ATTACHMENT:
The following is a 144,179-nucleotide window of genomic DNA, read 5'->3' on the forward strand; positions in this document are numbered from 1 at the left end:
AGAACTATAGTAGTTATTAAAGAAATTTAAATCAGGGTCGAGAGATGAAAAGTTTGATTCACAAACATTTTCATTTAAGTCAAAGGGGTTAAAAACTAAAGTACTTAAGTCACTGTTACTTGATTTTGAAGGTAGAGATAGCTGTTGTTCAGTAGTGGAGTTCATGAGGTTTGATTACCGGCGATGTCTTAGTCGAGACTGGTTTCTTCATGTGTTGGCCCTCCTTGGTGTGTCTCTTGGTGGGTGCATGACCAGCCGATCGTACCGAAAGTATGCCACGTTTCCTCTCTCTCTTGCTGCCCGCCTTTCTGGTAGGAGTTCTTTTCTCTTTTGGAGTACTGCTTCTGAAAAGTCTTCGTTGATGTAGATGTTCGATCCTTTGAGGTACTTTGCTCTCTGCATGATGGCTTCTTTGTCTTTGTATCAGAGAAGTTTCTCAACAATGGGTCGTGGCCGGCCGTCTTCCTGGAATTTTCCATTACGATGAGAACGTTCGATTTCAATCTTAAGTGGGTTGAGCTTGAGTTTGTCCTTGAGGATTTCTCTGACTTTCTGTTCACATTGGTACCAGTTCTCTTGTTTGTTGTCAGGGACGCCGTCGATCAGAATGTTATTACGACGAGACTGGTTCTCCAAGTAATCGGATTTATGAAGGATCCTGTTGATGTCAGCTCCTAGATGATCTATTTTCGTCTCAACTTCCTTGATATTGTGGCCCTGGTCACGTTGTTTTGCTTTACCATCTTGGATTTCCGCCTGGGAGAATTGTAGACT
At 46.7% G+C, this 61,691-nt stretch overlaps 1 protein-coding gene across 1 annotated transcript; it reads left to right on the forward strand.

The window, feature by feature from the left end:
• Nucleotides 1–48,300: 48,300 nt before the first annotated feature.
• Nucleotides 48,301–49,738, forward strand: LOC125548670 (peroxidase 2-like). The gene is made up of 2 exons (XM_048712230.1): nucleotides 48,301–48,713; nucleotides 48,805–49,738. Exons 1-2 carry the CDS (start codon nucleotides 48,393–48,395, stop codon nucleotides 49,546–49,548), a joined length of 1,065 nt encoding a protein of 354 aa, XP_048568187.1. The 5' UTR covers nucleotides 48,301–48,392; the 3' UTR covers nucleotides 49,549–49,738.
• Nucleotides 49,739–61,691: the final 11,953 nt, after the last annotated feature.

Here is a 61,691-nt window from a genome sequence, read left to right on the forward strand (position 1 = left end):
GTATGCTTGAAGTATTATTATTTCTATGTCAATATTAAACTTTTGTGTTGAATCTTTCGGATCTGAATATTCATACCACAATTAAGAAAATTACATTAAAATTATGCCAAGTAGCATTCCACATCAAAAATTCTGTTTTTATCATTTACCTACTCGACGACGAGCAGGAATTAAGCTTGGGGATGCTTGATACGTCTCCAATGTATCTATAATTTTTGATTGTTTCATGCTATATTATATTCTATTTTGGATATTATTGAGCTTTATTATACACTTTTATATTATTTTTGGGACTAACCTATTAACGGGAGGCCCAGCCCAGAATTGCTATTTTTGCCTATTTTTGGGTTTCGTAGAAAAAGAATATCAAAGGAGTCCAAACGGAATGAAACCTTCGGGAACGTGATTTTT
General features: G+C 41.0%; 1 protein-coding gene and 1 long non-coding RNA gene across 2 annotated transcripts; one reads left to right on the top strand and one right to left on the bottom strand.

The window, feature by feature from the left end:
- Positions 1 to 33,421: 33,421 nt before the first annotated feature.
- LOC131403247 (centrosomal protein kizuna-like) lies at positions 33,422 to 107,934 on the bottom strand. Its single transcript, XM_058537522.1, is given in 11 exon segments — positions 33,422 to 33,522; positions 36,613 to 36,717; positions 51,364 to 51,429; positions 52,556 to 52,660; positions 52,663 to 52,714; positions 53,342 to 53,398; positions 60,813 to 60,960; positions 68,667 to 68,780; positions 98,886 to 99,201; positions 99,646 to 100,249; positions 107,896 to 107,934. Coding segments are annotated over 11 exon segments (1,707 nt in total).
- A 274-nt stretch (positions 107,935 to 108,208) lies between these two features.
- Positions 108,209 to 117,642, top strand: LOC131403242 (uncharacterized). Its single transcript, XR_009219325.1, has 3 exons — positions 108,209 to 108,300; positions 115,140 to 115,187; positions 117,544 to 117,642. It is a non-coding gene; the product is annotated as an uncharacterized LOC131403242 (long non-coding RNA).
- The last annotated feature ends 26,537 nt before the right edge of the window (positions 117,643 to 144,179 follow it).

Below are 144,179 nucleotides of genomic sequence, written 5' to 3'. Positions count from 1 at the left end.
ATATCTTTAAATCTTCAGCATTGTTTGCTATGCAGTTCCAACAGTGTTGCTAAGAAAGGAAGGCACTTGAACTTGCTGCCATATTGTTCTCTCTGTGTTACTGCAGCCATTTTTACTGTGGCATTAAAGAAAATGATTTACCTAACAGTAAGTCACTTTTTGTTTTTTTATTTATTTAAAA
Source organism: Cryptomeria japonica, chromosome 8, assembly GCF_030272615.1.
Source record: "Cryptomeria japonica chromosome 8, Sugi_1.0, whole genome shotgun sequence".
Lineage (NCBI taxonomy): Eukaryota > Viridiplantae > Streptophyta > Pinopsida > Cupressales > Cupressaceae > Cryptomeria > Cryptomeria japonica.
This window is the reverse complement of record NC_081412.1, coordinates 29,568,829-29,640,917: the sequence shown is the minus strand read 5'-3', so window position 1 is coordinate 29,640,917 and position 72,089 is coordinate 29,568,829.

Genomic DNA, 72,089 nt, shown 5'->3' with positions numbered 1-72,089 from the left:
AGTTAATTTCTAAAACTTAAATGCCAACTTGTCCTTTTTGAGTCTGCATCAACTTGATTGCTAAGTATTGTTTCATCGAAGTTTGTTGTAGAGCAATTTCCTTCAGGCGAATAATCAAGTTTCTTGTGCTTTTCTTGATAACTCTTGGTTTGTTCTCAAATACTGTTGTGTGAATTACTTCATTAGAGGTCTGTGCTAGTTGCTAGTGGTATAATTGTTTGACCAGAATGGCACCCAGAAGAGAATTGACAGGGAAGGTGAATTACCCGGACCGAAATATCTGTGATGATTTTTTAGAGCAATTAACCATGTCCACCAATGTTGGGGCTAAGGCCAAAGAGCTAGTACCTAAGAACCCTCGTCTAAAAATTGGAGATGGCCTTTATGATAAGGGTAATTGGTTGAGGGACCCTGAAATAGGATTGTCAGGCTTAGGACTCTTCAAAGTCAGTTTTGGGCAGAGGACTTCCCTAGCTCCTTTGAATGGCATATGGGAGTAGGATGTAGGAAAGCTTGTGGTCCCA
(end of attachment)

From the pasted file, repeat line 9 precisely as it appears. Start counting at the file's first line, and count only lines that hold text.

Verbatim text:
GTATGCTTGAAGTATTATTATTTCTATGTCAATATTAAACTTTTGTGTTGAATCTTTCGGATCTGAATATTCATACCACAATTAAGAAAATTACATTAAAATTATGCCAAGTAGCATTCCACATCAAAAATTCTGTTTTTATCATTTACCTACTCGACGACGAGCAGGAATTAAGCTTGGGGATGCTTGATACGTCTCCAATGTATCTATAATTTTTGATTGTTTCATGCTATATTATATTCTATTTTGGATATTATTGAGCTTTATTATACACTTTTATATTATTTTTGGGACTAACCTATTAACGGGAGGCCCAGCCCAGAATTGCTATTTTTGCCTATTTTTGGGTTTCGTAGAAAAAGAATATCAAAGGAGTCCAAACGGAATGAAACCTTCGGGAACGTGATTTTT